GUEST COMMENTARY: A perfect storm in the Middle East

2011-03-08T00:00:00Z GUEST COMMENTARY: A perfect storm in the Middle EastBy Yahya Kamalipour
March 08, 2011 12:00 am  • 

Speaking at a recent international security conference, U.S. Secretary of State Hillary Clinton said: "The region is being battered by a perfect storm of powerful trends." This raging storm, fomented by the autocratic governments' suppression of basic human rights, needs and freedom expression, has been brewing underground for decades.

It has so far toppled the autocratic rulers of Egypt and Tunisia, divided Sudan, and is now raging in Libya and gaining momentum in Bahrain, Yemen, Jordan and elsewhere in the Middle East.

As an avid observer of the global events, especially of the Middle East, I am simultaneously worried, mesmerized and hopeful.

Worried, because the domino effect of the uprisings and the savage military response of the self-aggrandized dictators, such as Moammar Gadhafi, could potentially result in unprecedented exodus, killings, displacement, civil war and monumental crisis in the Middle East.

Mesmerized, because citizens of so many countries have, for the first time, in a spontaneous fashion begun shouting their feelings about their unelected and suffocating regimes.

Hopeful, because the Middle Eastern youths, awakened by the free flow of information via the Internet and social networks, are demanding for the long overdue political change which could result in democracy, peace, freedom and prosperity.

Regardless of the course of events, one thing is for sure: The non-elected, self-serving and forever dictatorial regimes must go, sooner better than later.

I believe the Internet has empowered people, especially youths, and invigorated the democratization of communication and information throughout the world. In today's interconnected and interdependent global environment in which information flow is no longer unidirectional but multidirectional, rapid and interactive.

As the recent crisis and popular uprisings in the Middle East (i.e., Algeria, Bahrain, Egypt, Iran, Jordan, Libya, Tunisia, and Yemen) have illustrated, the new communication technologies are empowering citizen's aspirations for freedom, democracy, human rights, and prosperity. Hence, the autocratic rulers can no longer limit their citizens' access to information or silence their voices.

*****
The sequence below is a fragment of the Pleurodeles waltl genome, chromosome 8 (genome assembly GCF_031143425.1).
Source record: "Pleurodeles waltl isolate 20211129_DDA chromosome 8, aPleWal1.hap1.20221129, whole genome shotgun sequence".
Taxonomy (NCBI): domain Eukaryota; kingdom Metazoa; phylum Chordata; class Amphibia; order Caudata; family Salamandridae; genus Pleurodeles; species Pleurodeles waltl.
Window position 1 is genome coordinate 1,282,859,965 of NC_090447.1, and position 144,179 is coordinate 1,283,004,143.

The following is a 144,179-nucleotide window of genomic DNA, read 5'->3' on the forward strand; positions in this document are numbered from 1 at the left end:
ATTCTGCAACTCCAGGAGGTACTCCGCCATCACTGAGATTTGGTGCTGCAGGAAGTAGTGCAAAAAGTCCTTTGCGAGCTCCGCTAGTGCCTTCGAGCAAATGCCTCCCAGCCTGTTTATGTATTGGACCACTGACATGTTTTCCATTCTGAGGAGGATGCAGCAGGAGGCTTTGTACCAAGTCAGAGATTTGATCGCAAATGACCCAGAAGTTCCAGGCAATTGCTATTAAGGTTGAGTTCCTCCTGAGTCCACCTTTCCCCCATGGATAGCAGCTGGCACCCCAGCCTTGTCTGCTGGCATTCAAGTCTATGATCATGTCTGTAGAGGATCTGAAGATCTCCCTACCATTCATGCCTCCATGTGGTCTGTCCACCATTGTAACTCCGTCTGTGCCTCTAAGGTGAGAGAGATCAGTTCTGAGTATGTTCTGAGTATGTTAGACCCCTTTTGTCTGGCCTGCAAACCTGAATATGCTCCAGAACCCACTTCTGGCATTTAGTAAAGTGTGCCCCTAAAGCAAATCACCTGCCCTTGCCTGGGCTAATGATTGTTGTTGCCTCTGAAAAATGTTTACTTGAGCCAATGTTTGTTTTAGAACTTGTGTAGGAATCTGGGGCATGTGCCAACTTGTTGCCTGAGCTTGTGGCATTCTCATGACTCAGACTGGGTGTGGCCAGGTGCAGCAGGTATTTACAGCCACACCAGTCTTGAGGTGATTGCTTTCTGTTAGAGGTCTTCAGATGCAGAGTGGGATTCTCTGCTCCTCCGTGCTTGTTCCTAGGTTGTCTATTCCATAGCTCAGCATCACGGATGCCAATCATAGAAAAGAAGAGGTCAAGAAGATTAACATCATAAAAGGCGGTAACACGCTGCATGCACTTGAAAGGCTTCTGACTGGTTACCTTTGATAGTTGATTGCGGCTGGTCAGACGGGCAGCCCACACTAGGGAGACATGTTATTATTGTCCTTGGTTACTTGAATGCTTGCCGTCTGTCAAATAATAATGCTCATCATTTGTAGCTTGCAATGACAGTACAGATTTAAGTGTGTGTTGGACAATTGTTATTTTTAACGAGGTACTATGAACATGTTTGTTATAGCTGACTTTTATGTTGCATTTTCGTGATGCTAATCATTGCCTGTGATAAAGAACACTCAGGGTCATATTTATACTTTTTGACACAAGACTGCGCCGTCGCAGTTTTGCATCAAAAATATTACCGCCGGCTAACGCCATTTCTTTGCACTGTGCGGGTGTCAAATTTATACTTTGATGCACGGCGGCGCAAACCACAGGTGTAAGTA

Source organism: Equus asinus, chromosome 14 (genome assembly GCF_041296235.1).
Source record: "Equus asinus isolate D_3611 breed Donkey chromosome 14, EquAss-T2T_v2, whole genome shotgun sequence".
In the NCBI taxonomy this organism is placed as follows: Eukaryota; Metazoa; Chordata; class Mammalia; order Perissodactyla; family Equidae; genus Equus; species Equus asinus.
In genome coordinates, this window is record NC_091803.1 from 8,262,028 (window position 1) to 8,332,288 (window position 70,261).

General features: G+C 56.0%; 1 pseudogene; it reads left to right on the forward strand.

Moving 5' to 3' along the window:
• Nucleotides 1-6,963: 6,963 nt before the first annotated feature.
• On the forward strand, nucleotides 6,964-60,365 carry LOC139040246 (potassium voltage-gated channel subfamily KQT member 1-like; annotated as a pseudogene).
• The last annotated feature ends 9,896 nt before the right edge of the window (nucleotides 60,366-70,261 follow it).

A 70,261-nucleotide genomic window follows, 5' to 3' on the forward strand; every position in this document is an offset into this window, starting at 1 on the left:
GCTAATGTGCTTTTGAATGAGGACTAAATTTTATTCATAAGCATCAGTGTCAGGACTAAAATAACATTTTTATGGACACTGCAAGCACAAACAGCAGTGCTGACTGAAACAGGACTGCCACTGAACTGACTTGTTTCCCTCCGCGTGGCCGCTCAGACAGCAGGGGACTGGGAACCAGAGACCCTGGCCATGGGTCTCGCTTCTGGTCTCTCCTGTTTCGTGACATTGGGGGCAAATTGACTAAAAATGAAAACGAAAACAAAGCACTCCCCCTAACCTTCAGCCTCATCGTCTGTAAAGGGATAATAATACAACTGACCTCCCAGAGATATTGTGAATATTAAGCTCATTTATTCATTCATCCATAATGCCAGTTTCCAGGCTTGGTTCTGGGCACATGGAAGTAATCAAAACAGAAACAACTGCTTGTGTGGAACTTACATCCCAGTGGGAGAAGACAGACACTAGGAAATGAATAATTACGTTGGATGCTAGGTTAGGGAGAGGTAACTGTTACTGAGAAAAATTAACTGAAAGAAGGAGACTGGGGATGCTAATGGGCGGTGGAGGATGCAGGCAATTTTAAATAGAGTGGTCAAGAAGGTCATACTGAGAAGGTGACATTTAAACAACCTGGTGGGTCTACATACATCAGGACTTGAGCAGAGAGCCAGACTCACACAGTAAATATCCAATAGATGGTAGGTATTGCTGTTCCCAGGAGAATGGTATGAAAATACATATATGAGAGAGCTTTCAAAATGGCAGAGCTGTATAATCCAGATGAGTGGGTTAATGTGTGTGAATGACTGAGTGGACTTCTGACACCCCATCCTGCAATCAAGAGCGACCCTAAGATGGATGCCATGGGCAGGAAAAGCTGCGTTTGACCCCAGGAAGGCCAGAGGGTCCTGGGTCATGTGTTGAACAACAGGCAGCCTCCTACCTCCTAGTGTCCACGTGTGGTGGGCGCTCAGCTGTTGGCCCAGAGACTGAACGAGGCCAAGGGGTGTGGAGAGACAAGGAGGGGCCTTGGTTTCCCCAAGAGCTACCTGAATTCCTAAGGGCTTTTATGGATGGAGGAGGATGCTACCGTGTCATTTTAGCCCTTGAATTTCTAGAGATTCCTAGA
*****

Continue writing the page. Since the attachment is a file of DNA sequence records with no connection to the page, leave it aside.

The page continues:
The old days in which governments could confiscate tangible information materials (i.e., newspapers, books, pamphlets, cassettes, films and photos) are dead. Now, all you need to know is invisibly floating in the air that we breathe -- untouchable and vital!

Reportedly, more than 60 percent of the Middle Eastern countries are 30 years or younger; hence their transformative and promising revolution for change has just begun.

Aided by the new digital technologies, the information revolution has ushered in an unprecedented political revolution which should change the face of the Middle East forever. A hopeful and relatively peaceful revolution in which the new digital media and citizen journalists are playing the long forgotten responsibilities of the old media: informing the uninformed and functioning as people's watchdogs over the corrupt public officials and ruthless dictatorial regimes.

In order to cling to power, dictators may bribe their citizens, arrest and jail them, or even kill them, but the reality is that their efforts will ultimately prove useless or temporary. But suffocated, ignored and abused for too long, the youths of the Middle East have voiced their wishes loudly and clearly. They simply want democracy, freedom, accountability, jobs and a hopeful future!

The Genie is out of the bottle. We can no longer turn the clock back.

Yahya R. Kamalipour is professor and head of Purdue University Calumet's Department of Communication and Creative Arts, and editor of the newly released book, "Media, Power, and Politics in the Digital Age: The 2009 Presidential Election Uprising in Iran." The opinion expressed in this column is the writer's and not necessarily that of The Times.

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